To Alfred Lord Tennyson
In your otherwise beautiful poem “The Vision of Sin” there is a verse which reads – “Every moment dies a man, Every moment one is born.” It must be manifest that if this were true, the population of the world would be at a standstill. In truth, the rate of birth is slightly in excess of that of death.
I would suggest that in the next edition of your poem you have it read – “Every moment dies a man, Every moment 1 1/16 is born.”
The actual figure is so long I cannot get it onto a line, but I believe the figure 1 1/16 will be sufficiently accurate for poetry.
I am, Sir, yours, etc.,
A library is many things. It’s a place to go, to get in out of the rain. It’s a place to go if you want to sit and think. But particularly it is a place where books live, and where you can get in touch with other people, and other thoughts, through books. If you want to find out about something, the information is in the reference books—-the dictionaries, the encyclopedias, the atlases. If you like to be told a story, the library is the place to go. Books hold most of the secrets of the world, most of the thoughts that men and women have had. And when you are reading a book, you and the author are alone together—-just the two of you. A library is a good place to go when you feel unhappy, for there, in a book, you may find encouragement and comfort. A library is a good place to go when you feel bewildered or undecided, for there, in a book, you may have your question answered. Books are good company, in sad times and happy times, for books are people—-people who have managed to stay alive by hiding between the covers of a book.
I have your letter, undated, saying that I am harboring an unlicensed dog in violation of the law. If by “harboring” you mean getting up two or three times every night to pull Minnie’s blanket up over her, I am harboring a dog all right. The blanket keeps slipping off. I suppose you are wondering by now why I don’t get her a sweater instead. That’s a joke on you. She has a knitted sweater, but she doesn’t like to wear it for sleeping; her legs are so short they work out of a sweater and her toenails get caught in the mesh, and this disturbs her rest. If Minnie doesn’t get her rest, she feels it right away. I do myself, and of course with this night duty of mine, the way the blanket slips and all, I haven’t had any real rest in years. Minnie is twelve.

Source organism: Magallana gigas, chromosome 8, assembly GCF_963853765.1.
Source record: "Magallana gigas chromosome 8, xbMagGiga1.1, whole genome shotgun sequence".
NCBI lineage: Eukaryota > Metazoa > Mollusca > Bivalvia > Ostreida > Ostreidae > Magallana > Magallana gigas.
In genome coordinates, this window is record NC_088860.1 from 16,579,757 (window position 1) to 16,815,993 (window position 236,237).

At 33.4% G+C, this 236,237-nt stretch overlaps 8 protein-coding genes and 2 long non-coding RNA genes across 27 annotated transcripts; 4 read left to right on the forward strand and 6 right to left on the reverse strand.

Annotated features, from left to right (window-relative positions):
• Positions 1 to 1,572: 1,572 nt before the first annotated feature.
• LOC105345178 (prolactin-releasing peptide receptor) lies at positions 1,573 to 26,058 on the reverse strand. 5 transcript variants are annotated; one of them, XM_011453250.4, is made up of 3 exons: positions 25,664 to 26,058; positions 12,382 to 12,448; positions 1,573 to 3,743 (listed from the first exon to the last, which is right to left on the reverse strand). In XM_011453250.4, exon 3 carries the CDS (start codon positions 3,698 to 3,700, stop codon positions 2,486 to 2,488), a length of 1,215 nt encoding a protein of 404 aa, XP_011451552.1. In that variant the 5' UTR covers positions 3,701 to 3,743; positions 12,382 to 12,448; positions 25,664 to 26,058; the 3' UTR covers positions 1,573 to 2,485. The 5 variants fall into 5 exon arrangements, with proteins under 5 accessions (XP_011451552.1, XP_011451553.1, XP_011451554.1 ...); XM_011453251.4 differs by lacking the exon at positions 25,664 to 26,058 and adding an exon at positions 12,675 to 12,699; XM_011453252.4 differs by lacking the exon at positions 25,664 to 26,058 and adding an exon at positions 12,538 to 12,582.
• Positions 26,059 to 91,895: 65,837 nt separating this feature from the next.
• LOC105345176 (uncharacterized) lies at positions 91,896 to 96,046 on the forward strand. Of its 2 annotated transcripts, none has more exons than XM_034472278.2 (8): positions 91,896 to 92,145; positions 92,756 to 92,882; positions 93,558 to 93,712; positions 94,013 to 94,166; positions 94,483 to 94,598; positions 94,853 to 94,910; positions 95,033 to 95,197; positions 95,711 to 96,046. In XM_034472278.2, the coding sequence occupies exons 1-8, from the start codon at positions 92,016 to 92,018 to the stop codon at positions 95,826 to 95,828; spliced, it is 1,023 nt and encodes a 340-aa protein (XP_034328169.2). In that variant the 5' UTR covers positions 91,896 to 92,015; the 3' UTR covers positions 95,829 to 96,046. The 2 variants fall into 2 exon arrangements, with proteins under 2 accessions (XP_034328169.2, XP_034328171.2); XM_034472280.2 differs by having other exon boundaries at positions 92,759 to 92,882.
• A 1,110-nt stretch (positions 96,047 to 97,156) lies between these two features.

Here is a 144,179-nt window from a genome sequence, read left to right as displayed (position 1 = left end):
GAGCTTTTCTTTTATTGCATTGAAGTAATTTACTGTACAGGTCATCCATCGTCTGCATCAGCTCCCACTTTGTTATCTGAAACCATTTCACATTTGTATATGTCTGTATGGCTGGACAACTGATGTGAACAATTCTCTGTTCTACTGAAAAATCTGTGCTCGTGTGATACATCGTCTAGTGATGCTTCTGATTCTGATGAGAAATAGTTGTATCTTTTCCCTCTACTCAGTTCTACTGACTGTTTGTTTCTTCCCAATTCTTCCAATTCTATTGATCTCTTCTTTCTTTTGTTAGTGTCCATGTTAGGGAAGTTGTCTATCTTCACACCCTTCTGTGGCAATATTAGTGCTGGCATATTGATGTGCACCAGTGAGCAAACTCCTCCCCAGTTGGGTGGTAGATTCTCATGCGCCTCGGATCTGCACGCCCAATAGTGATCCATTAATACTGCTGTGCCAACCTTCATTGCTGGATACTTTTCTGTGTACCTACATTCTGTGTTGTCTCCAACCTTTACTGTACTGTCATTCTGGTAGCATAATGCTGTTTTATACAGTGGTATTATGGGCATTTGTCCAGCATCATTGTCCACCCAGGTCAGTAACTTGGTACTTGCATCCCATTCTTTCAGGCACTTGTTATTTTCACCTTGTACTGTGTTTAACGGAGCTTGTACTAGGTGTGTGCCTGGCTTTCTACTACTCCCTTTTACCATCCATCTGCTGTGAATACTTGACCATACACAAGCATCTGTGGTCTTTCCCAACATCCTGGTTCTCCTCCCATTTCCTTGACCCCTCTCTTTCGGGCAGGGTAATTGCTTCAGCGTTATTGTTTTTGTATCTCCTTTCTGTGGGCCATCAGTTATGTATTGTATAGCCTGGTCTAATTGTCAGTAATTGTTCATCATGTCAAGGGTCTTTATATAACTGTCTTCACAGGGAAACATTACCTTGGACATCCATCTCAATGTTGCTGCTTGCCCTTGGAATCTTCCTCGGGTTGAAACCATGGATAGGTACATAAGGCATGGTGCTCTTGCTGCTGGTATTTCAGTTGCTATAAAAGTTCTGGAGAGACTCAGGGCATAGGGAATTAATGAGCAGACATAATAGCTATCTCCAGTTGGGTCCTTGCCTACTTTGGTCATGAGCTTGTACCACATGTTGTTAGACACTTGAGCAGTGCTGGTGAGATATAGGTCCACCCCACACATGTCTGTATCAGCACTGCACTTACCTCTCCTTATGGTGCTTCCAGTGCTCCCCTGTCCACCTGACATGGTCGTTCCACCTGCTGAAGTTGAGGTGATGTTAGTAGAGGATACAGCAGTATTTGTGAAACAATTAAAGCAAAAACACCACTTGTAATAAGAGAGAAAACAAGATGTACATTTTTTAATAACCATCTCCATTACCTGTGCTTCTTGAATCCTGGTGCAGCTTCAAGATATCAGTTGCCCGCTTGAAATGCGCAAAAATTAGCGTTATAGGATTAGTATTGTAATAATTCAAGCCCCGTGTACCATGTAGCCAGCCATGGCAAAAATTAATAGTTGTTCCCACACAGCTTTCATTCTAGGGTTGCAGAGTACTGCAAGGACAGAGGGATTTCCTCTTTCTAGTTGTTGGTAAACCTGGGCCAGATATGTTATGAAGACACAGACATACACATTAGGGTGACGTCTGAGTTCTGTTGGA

You asked about Minnie’s name, sex, breed, and phone number. She doesn’t answer the phone. She is a dachshund and can’t reach it, but she wouldn’t answer it even if she could, as she has no interest in outside calls. I did have a dachshund once, a male, who was interested in the telephone, and who got a great many calls, but Fred was an exceptional dog (his name was Fred) and I can’t think of anything offhand that he wasn’t interested in.
To the next Burglar.
There is nothing but plated ware in this house, now and henceforth. You will find it in that brass thing in the dining-room over in the corner by the basket of kittens. If you want the basket, put the kittens in the brass thing. Do not make a noise — it disturbs the family. You will find rubbers in the front hall, by that thing which has the umbrellas in it, chiffonier, I think they call it, or pergola, or something like that.
Please close the door when you go away!
Very truly yours,
I would rob Mark Twain if it got me a note like this!
via letters of note
H. L. Menken: THE BEST.
Steinbeck on love. Perfect.
Hang on to your hat. Hang on to your hope. And wind the clock, for tomorrow is another day.
Beautiful letter, beautiful words.
Letters of Note is one of my favorite websites. And Douglas Adams is one of my favorite authors! What a perfect and also hysterical letter!